Ed Brady, known around Cranston as a restaurateur and owner of the Thirsty Beaver on Atwood Avenue, was sworn in to complete the term of Ward 4 Republican Councilman Trent Colford Sr. in ceremonies Monday night.
Colford calls his decision to step down as a councilman of nearly six years a “life decision,” as he and his wife have decided to move to North Kingstown after calling Cranston their home for almost their whole lives. They raised their children here, he’s been a school committee member, a city councilman, and a coach, but he said they had an opportunity to relocate to North Kingstown and they couldn’t pass on it.
He said that the hardest part about the decision was on the “political side,” as he has a hard time leaving behind a city that he’s dedicated so many years to.
“But I’m not a politician,” he said, however. “I’m just a burger guy.”
Colford directs 31 Wendy’s restaurants in a few different states including Rhode Island, which has him working between 75 and 80 hours a week, he said, and forces him to travel around the country 30 nights a year. Between that job and being a member of city council, he said he’s spent 17 hours a day working in recent months, and although he enjoys the work of being a councilman, he will enjoy a slight break for the time being.
Colford said he became involved in city politics because he was a “frustrated taxpayer in terms of finances” and through his time on school committee and city council he thinks that the city had been doing better fiscally, with a balanced budget along with money set aside for capital procreations, and at the schools where music and sports activities have returned in the middle schools.
“I feel good about where the city is going,” he said. “Mayor [Allan] Fung and his administration have done a great job financially; we’ve been voted one of the top 50 cities to live in the country. It’s happened by a lot of people doing a lot of good things, led by Allan, and we’ve had a small part in that.”
As for what he expects out of the city council moving forward, his main focus is still on how to keep the city fiscally responsible.
“I challenge them [the city council] to be fiscally responsible,” he said. “They look at that rainy day fund as a slush fund, but they don’t realize the implications with bond rating, it makes no sense to touch that at all. Let’s be fiscally responsible about it.”
One of the major projects he wants to see move forward is the reconstruction of aging school facilities, but he said that it’s “not going to happen overnight,” and he wants to see it done in a responsible way.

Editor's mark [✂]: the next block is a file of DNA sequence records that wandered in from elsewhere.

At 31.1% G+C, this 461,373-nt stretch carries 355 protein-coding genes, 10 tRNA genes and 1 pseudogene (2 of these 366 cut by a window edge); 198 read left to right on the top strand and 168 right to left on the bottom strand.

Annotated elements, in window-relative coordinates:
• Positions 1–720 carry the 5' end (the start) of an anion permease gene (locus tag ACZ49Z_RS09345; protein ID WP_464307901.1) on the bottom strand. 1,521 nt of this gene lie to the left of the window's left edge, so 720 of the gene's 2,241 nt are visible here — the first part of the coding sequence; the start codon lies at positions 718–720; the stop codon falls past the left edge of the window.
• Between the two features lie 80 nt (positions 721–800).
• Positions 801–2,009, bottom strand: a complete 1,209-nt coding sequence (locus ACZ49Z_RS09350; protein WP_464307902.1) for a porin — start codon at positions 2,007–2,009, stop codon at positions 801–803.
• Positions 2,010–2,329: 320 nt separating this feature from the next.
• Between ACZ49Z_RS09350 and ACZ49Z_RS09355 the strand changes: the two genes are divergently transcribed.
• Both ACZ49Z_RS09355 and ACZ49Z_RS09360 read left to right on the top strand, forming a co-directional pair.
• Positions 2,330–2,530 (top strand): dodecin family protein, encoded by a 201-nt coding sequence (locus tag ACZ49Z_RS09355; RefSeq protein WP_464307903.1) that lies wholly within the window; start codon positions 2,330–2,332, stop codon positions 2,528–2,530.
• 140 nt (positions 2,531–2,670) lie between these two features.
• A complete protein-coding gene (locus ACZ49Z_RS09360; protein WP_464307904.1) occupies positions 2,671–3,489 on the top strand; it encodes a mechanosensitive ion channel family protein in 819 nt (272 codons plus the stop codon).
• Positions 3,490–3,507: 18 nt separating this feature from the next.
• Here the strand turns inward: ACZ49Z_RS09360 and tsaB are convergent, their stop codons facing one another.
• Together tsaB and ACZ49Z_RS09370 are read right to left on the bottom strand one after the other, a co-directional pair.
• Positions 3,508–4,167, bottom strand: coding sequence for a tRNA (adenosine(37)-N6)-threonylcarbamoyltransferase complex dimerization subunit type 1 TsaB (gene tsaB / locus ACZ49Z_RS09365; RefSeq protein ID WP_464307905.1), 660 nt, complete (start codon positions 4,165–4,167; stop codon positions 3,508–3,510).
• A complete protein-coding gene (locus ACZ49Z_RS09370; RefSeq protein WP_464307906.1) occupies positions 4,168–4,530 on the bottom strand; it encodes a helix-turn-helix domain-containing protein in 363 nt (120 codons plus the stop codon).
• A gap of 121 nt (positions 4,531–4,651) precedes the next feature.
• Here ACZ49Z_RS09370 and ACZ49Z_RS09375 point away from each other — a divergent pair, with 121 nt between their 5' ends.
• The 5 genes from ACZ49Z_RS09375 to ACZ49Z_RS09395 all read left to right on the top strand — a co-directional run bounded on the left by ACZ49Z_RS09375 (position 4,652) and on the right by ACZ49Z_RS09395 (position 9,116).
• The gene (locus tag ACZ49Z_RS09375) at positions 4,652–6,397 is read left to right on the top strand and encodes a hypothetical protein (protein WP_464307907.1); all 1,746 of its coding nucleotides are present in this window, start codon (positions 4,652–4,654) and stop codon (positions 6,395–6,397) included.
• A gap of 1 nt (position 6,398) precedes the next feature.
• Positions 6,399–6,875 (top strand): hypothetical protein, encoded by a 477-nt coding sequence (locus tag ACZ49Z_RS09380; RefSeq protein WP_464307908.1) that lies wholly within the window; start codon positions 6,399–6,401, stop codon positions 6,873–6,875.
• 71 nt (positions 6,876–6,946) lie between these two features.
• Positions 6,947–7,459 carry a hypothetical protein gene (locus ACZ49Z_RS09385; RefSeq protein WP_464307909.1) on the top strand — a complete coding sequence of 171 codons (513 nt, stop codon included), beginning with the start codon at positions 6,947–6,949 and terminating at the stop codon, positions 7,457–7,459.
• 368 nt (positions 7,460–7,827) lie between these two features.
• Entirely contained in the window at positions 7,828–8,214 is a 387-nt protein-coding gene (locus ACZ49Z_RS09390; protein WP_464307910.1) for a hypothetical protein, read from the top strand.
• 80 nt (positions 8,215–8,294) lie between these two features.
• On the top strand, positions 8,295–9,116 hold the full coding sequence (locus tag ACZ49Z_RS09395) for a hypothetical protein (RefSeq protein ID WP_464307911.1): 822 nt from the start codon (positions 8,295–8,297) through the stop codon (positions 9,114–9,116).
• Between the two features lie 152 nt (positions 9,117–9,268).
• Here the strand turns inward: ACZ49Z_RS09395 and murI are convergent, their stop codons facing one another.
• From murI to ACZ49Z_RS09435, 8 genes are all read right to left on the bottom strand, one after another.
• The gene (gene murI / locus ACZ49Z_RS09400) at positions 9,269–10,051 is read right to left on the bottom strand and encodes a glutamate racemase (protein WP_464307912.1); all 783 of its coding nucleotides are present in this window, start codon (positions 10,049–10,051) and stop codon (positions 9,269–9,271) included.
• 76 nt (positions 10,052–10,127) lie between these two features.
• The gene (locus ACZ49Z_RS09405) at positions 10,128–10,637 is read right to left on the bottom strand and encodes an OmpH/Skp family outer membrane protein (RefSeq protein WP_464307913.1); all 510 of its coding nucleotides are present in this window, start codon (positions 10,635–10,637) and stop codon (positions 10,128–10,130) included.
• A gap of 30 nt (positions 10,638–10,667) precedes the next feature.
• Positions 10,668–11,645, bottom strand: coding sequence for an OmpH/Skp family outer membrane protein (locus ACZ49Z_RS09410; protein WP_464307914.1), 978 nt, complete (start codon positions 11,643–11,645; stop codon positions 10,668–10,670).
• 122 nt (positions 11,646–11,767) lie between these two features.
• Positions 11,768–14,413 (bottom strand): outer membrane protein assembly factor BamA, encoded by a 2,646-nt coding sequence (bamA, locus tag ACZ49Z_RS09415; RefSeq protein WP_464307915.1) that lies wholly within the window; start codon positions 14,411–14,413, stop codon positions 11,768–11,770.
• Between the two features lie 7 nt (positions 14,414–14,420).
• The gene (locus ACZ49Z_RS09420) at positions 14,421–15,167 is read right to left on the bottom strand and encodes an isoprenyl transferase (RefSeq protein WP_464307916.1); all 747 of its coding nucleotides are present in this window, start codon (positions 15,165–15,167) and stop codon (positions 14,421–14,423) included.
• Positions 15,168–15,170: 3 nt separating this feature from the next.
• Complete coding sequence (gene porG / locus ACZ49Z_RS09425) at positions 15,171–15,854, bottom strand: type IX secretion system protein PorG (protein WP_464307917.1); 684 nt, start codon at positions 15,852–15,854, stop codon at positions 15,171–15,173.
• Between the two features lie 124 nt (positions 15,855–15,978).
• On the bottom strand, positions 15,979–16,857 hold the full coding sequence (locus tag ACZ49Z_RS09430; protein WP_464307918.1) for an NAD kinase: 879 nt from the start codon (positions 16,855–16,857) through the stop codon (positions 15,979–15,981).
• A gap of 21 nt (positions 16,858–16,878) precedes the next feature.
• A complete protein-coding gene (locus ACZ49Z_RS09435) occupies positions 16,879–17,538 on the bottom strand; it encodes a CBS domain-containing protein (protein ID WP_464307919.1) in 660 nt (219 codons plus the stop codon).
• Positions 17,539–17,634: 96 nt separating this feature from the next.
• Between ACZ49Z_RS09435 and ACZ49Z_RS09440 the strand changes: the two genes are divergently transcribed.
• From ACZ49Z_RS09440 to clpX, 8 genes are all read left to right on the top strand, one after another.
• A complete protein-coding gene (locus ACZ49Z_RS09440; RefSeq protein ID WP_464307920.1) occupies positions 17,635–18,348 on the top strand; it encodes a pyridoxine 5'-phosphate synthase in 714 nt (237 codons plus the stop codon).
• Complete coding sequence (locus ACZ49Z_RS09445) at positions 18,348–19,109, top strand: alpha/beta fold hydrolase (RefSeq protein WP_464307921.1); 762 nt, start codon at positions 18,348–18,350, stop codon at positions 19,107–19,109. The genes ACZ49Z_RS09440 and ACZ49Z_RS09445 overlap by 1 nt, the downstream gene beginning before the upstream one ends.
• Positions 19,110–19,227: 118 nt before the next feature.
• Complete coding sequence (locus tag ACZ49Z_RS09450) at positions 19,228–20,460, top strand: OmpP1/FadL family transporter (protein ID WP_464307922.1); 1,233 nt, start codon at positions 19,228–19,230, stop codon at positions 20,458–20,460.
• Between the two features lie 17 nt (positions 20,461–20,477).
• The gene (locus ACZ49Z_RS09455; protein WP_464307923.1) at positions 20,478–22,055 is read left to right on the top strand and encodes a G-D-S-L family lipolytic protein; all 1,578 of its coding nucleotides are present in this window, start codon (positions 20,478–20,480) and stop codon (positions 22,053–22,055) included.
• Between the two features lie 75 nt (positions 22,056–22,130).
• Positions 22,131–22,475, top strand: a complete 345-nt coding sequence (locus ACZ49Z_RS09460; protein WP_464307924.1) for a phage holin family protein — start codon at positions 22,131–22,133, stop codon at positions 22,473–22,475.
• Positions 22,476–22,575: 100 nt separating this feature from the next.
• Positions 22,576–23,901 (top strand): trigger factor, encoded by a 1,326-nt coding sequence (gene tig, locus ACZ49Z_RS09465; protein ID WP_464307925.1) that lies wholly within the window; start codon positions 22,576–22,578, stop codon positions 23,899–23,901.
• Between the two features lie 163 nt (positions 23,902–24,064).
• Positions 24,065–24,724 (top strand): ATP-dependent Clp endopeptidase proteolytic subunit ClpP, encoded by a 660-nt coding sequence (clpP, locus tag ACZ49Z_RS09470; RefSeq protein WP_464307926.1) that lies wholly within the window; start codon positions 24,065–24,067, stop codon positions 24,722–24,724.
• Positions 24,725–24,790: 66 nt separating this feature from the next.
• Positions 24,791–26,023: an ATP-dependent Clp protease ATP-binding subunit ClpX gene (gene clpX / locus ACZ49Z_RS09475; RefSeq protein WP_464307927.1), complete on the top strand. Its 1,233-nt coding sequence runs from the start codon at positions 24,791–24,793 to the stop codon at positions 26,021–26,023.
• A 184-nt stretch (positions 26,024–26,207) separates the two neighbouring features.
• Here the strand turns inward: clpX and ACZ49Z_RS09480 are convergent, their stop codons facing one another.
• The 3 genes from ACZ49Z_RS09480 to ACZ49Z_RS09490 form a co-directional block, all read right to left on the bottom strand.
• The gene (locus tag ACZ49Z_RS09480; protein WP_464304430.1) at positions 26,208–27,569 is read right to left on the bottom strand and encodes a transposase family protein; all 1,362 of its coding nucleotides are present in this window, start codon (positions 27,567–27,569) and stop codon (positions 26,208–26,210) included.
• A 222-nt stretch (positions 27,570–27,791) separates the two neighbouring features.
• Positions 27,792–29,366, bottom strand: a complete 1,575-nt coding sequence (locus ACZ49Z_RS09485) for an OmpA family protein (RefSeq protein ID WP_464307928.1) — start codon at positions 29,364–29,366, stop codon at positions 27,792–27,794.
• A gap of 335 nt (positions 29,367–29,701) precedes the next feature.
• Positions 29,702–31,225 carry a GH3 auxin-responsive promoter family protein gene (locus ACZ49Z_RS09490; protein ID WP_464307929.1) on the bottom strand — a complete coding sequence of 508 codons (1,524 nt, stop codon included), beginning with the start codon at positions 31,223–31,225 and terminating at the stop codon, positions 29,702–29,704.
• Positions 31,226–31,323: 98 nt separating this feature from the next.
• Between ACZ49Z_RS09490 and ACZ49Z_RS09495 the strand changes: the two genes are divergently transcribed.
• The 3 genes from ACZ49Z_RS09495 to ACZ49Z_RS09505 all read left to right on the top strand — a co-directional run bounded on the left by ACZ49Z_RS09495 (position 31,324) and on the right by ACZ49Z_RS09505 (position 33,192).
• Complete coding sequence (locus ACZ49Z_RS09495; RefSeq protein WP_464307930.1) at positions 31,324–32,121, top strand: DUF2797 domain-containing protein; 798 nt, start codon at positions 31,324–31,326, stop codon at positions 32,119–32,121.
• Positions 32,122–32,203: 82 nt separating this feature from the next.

As for his replacement, Ed Brady, he feels confident that it will be a good fit.
“Ed Brady is a great choice,” Colford said. “He’s a hard worker, he’s young, eager to learn and excited for the opportunity. There’s some things he’ll need to learn, but he’ll bring a great perspective and nobody will work harder than him. I feel that I’m leaving the citizens of Cranston and Ward 4 in good hands.”
Brady was chosen by the Ward 4 Republican city committee, as the replacement had to be Republican since that’s what Colford was, and presented to Council President Michael Farina, who made the ultimate selection.
Brady, 33 years-old, said he’s spent most of his time since graduating from Bryant building his businesses, which include an entertainment production company and a group of restaurants in Rhode Island. He doesn’t have prior experience in politics, other than in student government, he said.
Brady is confident that he’ll be able to learn on the fly and accomplish some of the visions he has for the city, including getting more businesses into Cranston and seeing the school system grow.
“I learn very quickly, and I look forward to learning as much as I can,” he said. “Cranston’s already a great city, I’ve lived here my whole life. The school system has done very well for me. It’s gotten me to where I am today. I look forward to working with the council, Republicans and Democrats, and do my small part.”
He also said he has a passion for non-profits especially, as giving back to the community is what makes him “happy in life,” and he said being on city council is a “good outlet” to continue that work. He’s already involved, through his business, with non-profits including the Dream Center and St. Jude’s.
Brady said councilman Ken Hopkins has been a mentor since he was in school, and he has business relationships with councilman Chris Paplauskas and Michael Farina.
He will be running for Ward 4 in this election, he said.
Mayor Allan Fung was present at the special council meeting Monday night, endorsing Brady as a good replacement for Colford.
As for Colford, he appreciates the opportunity the residents of Ward 4 gave him, and hopes that he gave them back all that he could through his time on the City Council.